Chinese opera venture has auspicious BU debut

Reviewed by David L. Schriber

What an exciting evening Friday,Nov. 6, as the Confucius Institute of Chinese Opera at Binghamton University (CICOBU) formally opened. We were among the 1,000 or so persons filling the Osterhout Concert Theater at BU’s Anderson Center to witness the inauguration and an hour-long sampler of classical Chinese opera. It was a delightful evening’s entertainment that carried the sense of a historic beginning for a new art form in Greater Binghamton.

CICOBU is a joint initiative of BU and the National Academy of Chinese Theater Arts.  Negotiations began in earnest after the two groups partnered in April 2008 to produce a version of “Romeo and Juliet” here in Binghamton in the style of Chinese opera. CICOBU is sponsored by the Confucius Institutes of the People’s Republic of China, whose mission is to promote Chinese language and culture. There are 300 Confucius Institutes around the world; of the 64 in the United States, Binghamton University will be the ONLY one to include xiqu or Chinese opera.

Following remarks by Provost and Vice President for Academic Affairs Mary Ann Swain; Zu-yan Chen, Director of the Confucius Institute at BU; Vice President Ba Tu of the National Academy of Chinese Theater Arts in Beijing, and Education Counselor Cen Jianjun from the Consulate General of the People’s Republic of China in New York, Professor Jin Zhiqiang demonstrated traditional musical instruments used in Chinese opera. Then students from the National Academy of Chinese Theater Arts in Beijing delighted and awed spectators by presenting scenes from six classical Chinese operas. The program combined elegant costuming, balletic dance, entrancing music, enchanting humor and impressive acrobatics.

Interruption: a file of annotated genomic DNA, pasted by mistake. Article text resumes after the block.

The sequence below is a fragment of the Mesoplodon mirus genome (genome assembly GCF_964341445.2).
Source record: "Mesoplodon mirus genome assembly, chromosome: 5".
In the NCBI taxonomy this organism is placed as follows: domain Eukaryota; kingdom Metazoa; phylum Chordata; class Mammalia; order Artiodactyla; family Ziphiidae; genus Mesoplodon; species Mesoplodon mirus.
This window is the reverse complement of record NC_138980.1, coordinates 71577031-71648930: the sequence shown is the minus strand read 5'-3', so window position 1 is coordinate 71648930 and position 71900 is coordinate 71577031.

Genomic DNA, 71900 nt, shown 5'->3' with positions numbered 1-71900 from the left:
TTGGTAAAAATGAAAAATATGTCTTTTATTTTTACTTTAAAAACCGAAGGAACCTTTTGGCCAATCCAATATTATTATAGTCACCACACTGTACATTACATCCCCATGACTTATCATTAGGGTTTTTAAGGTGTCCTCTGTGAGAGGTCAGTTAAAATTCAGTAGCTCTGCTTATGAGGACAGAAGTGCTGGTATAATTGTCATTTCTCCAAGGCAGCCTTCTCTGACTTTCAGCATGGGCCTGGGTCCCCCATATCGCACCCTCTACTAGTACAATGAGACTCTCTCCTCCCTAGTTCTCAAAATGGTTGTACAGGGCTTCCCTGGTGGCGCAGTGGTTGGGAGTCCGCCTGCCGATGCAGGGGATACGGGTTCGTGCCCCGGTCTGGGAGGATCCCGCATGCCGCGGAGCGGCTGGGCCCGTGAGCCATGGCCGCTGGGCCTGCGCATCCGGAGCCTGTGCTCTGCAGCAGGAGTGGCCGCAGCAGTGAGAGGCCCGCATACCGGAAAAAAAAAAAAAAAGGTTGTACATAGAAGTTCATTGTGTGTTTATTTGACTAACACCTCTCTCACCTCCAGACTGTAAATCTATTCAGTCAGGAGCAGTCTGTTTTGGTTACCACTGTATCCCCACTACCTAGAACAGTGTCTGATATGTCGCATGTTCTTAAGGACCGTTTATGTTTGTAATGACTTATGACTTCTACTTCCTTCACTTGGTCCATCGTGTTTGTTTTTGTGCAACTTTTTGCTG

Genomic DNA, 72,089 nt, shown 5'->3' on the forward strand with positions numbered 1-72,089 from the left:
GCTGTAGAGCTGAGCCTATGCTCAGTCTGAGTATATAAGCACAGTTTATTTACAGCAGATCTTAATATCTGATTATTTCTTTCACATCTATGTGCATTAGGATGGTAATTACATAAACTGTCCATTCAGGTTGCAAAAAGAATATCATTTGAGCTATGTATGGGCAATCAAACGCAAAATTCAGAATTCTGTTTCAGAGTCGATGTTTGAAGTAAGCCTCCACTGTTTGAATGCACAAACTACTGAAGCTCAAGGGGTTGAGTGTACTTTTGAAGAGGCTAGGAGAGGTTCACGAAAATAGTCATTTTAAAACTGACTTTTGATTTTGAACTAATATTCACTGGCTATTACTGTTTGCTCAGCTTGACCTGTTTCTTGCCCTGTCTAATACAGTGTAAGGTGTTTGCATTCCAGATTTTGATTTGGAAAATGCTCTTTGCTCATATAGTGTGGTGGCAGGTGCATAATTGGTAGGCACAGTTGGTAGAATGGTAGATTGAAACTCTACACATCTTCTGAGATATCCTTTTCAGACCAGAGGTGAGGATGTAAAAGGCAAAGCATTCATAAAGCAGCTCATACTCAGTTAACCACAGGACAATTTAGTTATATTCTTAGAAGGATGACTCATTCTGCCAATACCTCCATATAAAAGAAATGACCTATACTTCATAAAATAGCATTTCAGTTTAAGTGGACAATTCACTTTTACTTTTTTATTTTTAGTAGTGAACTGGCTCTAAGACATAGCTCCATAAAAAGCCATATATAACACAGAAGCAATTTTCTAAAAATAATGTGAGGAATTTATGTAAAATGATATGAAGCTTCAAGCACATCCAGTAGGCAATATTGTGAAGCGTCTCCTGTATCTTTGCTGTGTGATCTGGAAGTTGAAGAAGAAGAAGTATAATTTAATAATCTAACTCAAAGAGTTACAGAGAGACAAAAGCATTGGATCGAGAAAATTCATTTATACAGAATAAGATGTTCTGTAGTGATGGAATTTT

Classical Chinese opera is not stuffy. It has lots of humor, as in the Autumn River crossing scene between a young woman and the old fisherman she hires to take her to the far shore. With just a paddle for a prop, the two actors evoked lots of laughs as the boat slowly turned in circles and bobbed up and down in the rapids.

Hysterically funny, almost slap-stick, but action-packed at the same time, was the Crossroads Inn scene in which a soldier and an innkeeper try to fight in the dark but can’t quite find each other. The timing and coordination of their moves had to be perfect, and the acrobatics were very exciting.

Students studying classical Chinese opera typically begin at age 10. All of Friday’s actors are college juniors at the National Academy of Chinese Theater Art in Beijing. Next fall the Beijing academy will send two language professors, two opera professors and an instrumental musician to BU.

Consular representative Cen Jianjun said this collaboration with Binghamton University builds a golden bridge to promote educational exchanges and greater cultural understanding and sows seeds of friendship upon fertile lands of our two nations. What a wonderful additional to our arts community and what a coup for Binghamton University

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